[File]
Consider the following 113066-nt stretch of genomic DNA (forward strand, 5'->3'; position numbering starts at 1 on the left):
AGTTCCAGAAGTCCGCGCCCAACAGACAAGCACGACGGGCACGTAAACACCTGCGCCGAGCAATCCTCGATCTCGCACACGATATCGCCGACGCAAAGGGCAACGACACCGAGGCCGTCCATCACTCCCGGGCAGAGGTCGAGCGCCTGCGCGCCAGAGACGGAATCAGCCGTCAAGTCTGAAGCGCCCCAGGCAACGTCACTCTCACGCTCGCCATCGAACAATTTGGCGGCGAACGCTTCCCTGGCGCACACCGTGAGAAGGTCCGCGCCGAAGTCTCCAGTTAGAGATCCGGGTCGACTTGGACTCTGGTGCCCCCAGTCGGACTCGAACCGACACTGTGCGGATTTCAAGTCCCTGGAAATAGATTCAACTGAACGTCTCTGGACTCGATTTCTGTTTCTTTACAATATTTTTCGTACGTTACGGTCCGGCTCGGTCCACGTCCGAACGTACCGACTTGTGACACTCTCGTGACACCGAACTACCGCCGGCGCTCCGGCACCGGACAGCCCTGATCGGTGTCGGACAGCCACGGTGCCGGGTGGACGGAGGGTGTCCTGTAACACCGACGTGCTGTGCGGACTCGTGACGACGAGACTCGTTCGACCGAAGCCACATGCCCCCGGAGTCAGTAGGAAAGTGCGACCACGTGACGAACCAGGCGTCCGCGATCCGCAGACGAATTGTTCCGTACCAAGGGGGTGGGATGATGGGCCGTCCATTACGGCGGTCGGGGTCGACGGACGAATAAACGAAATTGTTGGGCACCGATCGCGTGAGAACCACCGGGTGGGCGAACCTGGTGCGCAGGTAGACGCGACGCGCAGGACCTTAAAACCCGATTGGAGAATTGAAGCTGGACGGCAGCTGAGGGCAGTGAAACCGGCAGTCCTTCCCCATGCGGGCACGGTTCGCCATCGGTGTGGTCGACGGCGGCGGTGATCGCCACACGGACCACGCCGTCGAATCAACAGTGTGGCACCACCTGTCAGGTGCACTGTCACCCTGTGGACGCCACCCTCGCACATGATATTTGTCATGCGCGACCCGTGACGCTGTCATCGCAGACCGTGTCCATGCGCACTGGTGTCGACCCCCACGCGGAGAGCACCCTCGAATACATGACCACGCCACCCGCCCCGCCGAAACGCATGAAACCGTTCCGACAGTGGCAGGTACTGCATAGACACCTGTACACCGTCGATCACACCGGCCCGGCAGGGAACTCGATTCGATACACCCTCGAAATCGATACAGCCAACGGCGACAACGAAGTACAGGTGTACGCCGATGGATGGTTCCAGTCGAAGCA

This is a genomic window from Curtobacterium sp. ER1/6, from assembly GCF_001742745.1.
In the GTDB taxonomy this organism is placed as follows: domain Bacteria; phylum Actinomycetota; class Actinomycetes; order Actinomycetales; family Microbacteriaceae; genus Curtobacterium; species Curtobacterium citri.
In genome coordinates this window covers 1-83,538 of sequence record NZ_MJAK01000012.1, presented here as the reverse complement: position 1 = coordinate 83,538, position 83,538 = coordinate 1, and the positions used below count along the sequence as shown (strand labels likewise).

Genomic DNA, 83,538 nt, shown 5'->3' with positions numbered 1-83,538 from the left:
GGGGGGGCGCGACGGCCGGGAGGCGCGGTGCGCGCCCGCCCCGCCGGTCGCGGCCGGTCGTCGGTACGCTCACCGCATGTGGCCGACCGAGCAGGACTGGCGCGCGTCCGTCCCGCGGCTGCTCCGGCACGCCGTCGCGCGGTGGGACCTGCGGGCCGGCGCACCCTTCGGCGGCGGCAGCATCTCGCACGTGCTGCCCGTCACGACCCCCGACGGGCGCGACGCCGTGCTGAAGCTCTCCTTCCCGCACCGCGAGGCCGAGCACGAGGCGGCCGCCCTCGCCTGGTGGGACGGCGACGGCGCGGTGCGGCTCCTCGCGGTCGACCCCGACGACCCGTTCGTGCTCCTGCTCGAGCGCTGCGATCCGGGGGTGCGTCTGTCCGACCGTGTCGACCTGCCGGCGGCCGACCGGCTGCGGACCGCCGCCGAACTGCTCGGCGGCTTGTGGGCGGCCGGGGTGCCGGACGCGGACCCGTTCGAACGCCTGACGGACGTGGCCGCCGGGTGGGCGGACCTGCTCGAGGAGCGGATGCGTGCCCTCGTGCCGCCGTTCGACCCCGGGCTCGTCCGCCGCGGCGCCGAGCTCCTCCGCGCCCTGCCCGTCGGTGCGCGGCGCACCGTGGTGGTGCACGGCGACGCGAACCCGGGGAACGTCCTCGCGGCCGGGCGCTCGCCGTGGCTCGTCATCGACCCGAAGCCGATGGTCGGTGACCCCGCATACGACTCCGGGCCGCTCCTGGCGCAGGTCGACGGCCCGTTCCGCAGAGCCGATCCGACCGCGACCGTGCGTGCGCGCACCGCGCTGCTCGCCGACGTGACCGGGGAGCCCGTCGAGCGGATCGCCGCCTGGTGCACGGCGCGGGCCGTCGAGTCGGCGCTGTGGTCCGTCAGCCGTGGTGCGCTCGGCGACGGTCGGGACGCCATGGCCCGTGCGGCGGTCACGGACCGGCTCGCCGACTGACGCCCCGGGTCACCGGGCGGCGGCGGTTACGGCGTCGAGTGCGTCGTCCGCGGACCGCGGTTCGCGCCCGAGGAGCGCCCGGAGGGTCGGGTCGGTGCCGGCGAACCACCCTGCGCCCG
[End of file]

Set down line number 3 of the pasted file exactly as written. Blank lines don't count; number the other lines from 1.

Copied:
This is a genomic window from Curtobacterium sp. ER1/6, from assembly GCF_001742745.1.